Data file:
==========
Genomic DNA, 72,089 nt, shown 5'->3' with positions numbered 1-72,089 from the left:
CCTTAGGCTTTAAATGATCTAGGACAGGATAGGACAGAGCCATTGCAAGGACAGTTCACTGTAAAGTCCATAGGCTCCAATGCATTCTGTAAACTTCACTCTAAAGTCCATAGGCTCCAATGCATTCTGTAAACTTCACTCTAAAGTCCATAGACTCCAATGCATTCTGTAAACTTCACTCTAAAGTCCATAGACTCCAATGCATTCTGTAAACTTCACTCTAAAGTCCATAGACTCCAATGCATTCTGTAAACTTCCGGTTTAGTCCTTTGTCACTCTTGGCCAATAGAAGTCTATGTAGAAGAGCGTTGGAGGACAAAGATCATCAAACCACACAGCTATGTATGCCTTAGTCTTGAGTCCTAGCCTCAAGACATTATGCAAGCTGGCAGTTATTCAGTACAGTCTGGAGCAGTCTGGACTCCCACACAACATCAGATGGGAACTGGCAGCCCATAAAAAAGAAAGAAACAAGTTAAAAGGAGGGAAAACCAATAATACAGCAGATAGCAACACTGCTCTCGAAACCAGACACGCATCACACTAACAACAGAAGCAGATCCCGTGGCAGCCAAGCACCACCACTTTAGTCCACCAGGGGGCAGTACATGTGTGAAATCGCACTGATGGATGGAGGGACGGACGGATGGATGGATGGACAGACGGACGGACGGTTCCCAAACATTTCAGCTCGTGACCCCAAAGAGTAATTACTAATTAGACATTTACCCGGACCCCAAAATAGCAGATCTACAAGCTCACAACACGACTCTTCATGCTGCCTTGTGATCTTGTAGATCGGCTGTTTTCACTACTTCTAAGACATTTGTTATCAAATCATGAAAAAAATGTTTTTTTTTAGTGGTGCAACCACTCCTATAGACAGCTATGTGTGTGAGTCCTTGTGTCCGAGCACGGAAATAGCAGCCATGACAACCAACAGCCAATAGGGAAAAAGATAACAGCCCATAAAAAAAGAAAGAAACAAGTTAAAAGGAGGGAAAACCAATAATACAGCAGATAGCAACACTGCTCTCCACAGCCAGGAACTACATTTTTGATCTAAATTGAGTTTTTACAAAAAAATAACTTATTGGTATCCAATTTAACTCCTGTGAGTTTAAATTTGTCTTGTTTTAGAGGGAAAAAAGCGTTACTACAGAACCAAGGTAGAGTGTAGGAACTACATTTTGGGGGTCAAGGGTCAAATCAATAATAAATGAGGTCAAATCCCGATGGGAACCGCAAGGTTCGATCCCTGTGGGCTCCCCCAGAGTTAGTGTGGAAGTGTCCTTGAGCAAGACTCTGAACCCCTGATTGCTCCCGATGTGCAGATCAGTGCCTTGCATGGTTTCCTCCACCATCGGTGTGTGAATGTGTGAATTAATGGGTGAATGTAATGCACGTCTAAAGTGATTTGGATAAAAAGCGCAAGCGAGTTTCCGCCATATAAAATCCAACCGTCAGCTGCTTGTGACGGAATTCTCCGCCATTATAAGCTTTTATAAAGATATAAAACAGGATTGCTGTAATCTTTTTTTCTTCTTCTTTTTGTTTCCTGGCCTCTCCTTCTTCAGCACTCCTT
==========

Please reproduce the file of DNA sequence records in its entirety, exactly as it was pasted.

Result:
Genomic DNA, 72,089 nt, shown 5'->3' with positions numbered 1-72,089 from the left:
CCTTAGGCTTTAAATGATCTAGGACAGGATAGGACAGAGCCATTGCAAGGACAGTTCACTGTAAAGTCCATAGGCTCCAATGCATTCTGTAAACTTCACTCTAAAGTCCATAGGCTCCAATGCATTCTGTAAACTTCACTCTAAAGTCCATAGACTCCAATGCATTCTGTAAACTTCACTCTAAAGTCCATAGACTCCAATGCATTCTGTAAACTTCACTCTAAAGTCCATAGACTCCAATGCATTCTGTAAACTTCCGGTTTAGTCCTTTGTCACTCTTGGCCAATAGAAGTCTATGTAGAAGAGCGTTGGAGGACAAAGATCATCAAACCACACAGCTATGTATGCCTTAGTCTTGAGTCCTAGCCTCAAGACATTATGCAAGCTGGCAGTTATTCAGTACAGTCTGGAGCAGTCTGGACTCCCACACAACATCAGATGGGAACTGGCAGCCCATAAAAAAGAAAGAAACAAGTTAAAAGGAGGGAAAACCAATAATACAGCAGATAGCAACACTGCTCTCGAAACCAGACACGCATCACACTAACAACAGAAGCAGATCCCGTGGCAGCCAAGCACCACCACTTTAGTCCACCAGGGGGCAGTACATGTGTGAAATCGCACTGATGGATGGAGGGACGGACGGATGGATGGATGGACAGACGGACGGACGGTTCCCAAACATTTCAGCTCGTGACCCCAAAGAGTAATTACTAATTAGACATTTACCCGGACCCCAAAATAGCAGATCTACAAGCTCACAACACGACTCTTCATGCTGCCTTGTGATCTTGTAGATCGGCTGTTTTCACTACTTCTAAGACATTTGTTATCAAATCATGAAAAAAATGTTTTTTTTTAGTGGTGCAACCACTCCTATAGACAGCTATGTGTGTGAGTCCTTGTGTCCGAGCACGGAAATAGCAGCCATGACAACCAACAGCCAATAGGGAAAAAGATAACAGCCCATAAAAAAAGAAAGAAACAAGTTAAAAGGAGGGAAAACCAATAATACAGCAGATAGCAACACTGCTCTCCACAGCCAGGAACTACATTTTTGATCTAAATTGAGTTTTTACAAAAAAATAACTTATTGGTATCCAATTTAACTCCTGTGAGTTTAAATTTGTCTTGTTTTAGAGGGAAAAAAGCGTTACTACAGAACCAAGGTAGAGTGTAGGAACTACATTTTGGGGGTCAAGGGTCAAATCAATAATAAATGAGGTCAAATCCCGATGGGAACCGCAAGGTTCGATCCCTGTGGGCTCCCCCAGAGTTAGTGTGGAAGTGTCCTTGAGCAAGACTCTGAACCCCTGATTGCTCCCGATGTGCAGATCAGTGCCTTGCATGGTTTCCTCCACCATCGGTGTGTGAATGTGTGAATTAATGGGTGAATGTAATGCACGTCTAAAGTGATTTGGATAAAAAGCGCAAGCGAGTTTCCGCCATATAAAATCCAACCGTCAGCTGCTTGTGACGGAATTCTCCGCCATTATAAGCTTTTATAAAGATATAAAACAGGATTGCTGTAATCTTTTTTTCTTCTTCTTTTTGTTTCCTGGCCTCTCCTTCTTCAGCACTCCTT